Gifted children are often driven to be high-achievers in all areas of their life. Your child may procrastinate on starting homework or school projects or spend a lot of extra time on them because of her desire to get everything just right. Also, your child may be extremely gifted in some subjects but an average-achiever in others, which can also fuel her perfectionism all around. Aiming to get everything perfect is time-consuming, tiring, and even bad for one's health. Perfectionism is associated with abdominal pain, eating disorders, and obsessive-compulsive personality disorders.
Tip: For a younger child, avoid correcting every little grammar or factual mistake she makes, and remind her to go easy on herself when her perfectionism comes through.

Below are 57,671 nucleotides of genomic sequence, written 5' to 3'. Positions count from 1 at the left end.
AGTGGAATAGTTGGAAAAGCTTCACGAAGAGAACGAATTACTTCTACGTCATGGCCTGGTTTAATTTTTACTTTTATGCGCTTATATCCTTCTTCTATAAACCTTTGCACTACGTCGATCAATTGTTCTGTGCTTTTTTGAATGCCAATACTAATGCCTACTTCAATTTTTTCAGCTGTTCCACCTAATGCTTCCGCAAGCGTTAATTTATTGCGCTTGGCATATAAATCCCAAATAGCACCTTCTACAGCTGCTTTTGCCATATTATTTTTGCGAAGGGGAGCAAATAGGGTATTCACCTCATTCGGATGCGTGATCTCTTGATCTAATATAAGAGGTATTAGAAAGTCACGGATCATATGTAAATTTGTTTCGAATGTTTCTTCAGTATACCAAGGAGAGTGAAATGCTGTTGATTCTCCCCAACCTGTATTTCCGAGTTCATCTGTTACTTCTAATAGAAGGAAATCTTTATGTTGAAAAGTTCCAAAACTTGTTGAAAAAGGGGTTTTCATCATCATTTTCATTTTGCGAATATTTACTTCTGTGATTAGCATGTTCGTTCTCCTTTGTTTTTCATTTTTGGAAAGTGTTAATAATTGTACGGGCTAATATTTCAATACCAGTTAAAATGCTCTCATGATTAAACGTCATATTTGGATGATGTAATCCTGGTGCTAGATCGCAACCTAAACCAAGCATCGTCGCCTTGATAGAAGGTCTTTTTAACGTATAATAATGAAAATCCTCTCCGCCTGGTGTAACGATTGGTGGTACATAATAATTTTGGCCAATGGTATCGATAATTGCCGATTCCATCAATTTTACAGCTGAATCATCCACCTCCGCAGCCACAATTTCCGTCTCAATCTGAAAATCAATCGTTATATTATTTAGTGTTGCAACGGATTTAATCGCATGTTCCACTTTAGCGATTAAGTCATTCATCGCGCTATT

For an older child, help her establish some basic goals and guidelines for a successful school project or report before she dives in. For example, review the assignment with her, get a sense of how long and detailed the project should be (how many pages, how many references cited, etc.), make an outline or rough draft, and establish about how much time she should invest based on the assignment's impact on her grades. In other words, help your child "know when to quit" and enjoy the process of learning from a project rather than stressing about getting everything perfect.